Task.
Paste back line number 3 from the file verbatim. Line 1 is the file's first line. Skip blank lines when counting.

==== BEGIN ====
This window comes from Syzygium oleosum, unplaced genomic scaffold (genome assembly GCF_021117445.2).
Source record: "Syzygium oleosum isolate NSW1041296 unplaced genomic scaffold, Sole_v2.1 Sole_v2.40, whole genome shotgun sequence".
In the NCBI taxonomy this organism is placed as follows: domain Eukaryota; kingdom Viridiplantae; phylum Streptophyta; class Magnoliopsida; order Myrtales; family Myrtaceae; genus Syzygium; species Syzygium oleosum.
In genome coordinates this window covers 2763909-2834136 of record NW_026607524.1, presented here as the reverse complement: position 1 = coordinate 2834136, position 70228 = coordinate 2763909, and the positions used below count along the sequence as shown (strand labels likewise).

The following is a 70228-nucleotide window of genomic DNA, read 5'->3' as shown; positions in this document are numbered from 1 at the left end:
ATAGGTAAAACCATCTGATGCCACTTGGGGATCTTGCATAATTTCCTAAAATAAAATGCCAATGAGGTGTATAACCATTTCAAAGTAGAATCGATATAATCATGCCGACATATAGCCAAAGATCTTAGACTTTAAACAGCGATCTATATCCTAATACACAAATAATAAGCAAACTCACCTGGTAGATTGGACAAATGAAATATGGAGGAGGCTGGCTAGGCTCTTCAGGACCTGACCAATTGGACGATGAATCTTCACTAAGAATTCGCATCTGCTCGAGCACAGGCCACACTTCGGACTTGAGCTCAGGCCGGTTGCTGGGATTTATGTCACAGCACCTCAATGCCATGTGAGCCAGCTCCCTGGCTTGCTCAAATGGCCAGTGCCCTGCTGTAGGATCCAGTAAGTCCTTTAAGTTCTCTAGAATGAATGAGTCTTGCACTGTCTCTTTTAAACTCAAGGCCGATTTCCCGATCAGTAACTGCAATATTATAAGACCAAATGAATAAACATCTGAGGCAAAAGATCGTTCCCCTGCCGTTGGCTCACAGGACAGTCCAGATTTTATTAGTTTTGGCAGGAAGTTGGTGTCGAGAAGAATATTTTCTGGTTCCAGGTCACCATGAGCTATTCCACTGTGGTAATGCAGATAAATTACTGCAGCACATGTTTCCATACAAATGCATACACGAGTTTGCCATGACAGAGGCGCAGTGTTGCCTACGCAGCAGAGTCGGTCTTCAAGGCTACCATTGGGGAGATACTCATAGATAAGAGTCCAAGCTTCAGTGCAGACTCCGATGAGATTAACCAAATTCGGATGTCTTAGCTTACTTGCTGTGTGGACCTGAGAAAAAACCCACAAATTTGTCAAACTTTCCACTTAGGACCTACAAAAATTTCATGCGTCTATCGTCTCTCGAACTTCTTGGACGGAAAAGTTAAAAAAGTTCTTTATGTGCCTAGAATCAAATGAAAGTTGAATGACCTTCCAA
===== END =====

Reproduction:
In the NCBI taxonomy this organism is placed as follows: domain Eukaryota; kingdom Viridiplantae; phylum Streptophyta; class Magnoliopsida; order Myrtales; family Myrtaceae; genus Syzygium; species Syzygium oleosum.